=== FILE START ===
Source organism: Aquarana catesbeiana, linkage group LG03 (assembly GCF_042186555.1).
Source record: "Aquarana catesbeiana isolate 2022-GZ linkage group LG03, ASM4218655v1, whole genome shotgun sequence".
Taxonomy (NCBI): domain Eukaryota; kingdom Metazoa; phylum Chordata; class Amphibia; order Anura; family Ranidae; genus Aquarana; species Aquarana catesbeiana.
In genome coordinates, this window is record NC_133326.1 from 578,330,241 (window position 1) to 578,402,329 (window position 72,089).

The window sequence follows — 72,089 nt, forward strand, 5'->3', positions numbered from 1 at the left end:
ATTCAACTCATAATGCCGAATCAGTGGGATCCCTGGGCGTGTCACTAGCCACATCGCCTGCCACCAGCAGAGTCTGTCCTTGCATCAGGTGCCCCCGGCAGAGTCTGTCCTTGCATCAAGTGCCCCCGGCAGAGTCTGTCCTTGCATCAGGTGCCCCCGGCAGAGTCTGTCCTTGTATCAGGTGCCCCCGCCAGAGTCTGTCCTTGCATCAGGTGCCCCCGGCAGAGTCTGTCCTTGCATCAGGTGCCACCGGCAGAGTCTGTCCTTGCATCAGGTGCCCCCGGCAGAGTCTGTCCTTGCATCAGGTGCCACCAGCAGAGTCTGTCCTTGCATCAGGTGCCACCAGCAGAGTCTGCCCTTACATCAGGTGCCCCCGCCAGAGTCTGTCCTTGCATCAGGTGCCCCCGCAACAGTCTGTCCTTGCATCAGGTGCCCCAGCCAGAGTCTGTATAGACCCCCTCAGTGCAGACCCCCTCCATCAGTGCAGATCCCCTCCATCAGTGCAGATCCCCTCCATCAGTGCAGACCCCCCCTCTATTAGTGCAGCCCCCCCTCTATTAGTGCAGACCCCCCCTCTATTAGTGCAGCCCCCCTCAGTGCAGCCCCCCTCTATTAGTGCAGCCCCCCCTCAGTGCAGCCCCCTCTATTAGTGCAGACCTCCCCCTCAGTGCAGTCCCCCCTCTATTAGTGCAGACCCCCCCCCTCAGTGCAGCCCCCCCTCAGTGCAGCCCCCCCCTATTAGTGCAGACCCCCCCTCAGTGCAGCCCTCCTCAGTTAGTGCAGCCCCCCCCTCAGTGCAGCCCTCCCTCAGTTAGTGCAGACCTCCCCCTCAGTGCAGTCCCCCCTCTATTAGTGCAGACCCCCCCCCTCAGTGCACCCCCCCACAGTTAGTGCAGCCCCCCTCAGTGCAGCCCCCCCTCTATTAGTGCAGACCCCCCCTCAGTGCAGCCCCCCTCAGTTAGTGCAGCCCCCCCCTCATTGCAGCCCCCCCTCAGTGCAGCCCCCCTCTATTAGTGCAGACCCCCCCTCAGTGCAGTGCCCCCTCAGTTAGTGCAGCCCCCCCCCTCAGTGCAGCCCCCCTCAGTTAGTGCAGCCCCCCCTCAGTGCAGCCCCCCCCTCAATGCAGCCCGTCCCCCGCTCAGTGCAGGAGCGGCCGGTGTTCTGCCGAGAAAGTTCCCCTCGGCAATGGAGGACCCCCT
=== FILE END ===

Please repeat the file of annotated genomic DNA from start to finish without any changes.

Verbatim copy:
Source organism: Aquarana catesbeiana, linkage group LG03 (assembly GCF_042186555.1).
Source record: "Aquarana catesbeiana isolate 2022-GZ linkage group LG03, ASM4218655v1, whole genome shotgun sequence".
Taxonomy (NCBI): domain Eukaryota; kingdom Metazoa; phylum Chordata; class Amphibia; order Anura; family Ranidae; genus Aquarana; species Aquarana catesbeiana.
In genome coordinates, this window is record NC_133326.1 from 578,330,241 (window position 1) to 578,402,329 (window position 72,089).

The window sequence follows — 72,089 nt, forward strand, 5'->3', positions numbered from 1 at the left end:
ATTCAACTCATAATGCCGAATCAGTGGGATCCCTGGGCGTGTCACTAGCCACATCGCCTGCCACCAGCAGAGTCTGTCCTTGCATCAGGTGCCCCCGGCAGAGTCTGTCCTTGCATCAAGTGCCCCCGGCAGAGTCTGTCCTTGCATCAGGTGCCCCCGGCAGAGTCTGTCCTTGTATCAGGTGCCCCCGCCAGAGTCTGTCCTTGCATCAGGTGCCCCCGGCAGAGTCTGTCCTTGCATCAGGTGCCACCGGCAGAGTCTGTCCTTGCATCAGGTGCCCCCGGCAGAGTCTGTCCTTGCATCAGGTGCCACCAGCAGAGTCTGTCCTTGCATCAGGTGCCACCAGCAGAGTCTGCCCTTACATCAGGTGCCCCCGCCAGAGTCTGTCCTTGCATCAGGTGCCCCCGCAACAGTCTGTCCTTGCATCAGGTGCCCCAGCCAGAGTCTGTATAGACCCCCTCAGTGCAGACCCCCTCCATCAGTGCAGATCCCCTCCATCAGTGCAGATCCCCTCCATCAGTGCAGACCCCCCCTCTATTAGTGCAGCCCCCCCTCTATTAGTGCAGACCCCCCCTCTATTAGTGCAGCCCCCCTCAGTGCAGCCCCCCTCTATTAGTGCAGCCCCCCCTCAGTGCAGCCCCCTCTATTAGTGCAGACCTCCCCCTCAGTGCAGTCCCCCCTCTATTAGTGCAGACCCCCCCCCTCAGTGCAGCCCCCCCTCAGTGCAGCCCCCCCCTATTAGTGCAGACCCCCCCTCAGTGCAGCCCTCCTCAGTTAGTGCAGCCCCCCCCTCAGTGCAGCCCTCCCTCAGTTAGTGCAGACCTCCCCCTCAGTGCAGTCCCCCCTCTATTAGTGCAGACCCCCCCCCTCAGTGCACCCCCCCACAGTTAGTGCAGCCCCCCTCAGTGCAGCCCCCCCTCTATTAGTGCAGACCCCCCCTCAGTGCAGCCCCCCTCAGTTAGTGCAGCCCCCCCCTCATTGCAGCCCCCCCTCAGTGCAGCCCCCCTCTATTAGTGCAGACCCCCCCTCAGTGCAGTGCCCCCTCAGTTAGTGCAGCCCCCCCCCTCAGTGCAGCCCCCCTCAGTTAGTGCAGCCCCCCCTCAGTGCAGCCCCCCCCTCAATGCAGCCCGTCCCCCGCTCAGTGCAGGAGCGGCCGGTGTTCTGCCGAGAAAGTTCCCCTCGGCAATGGAGGACCCCCT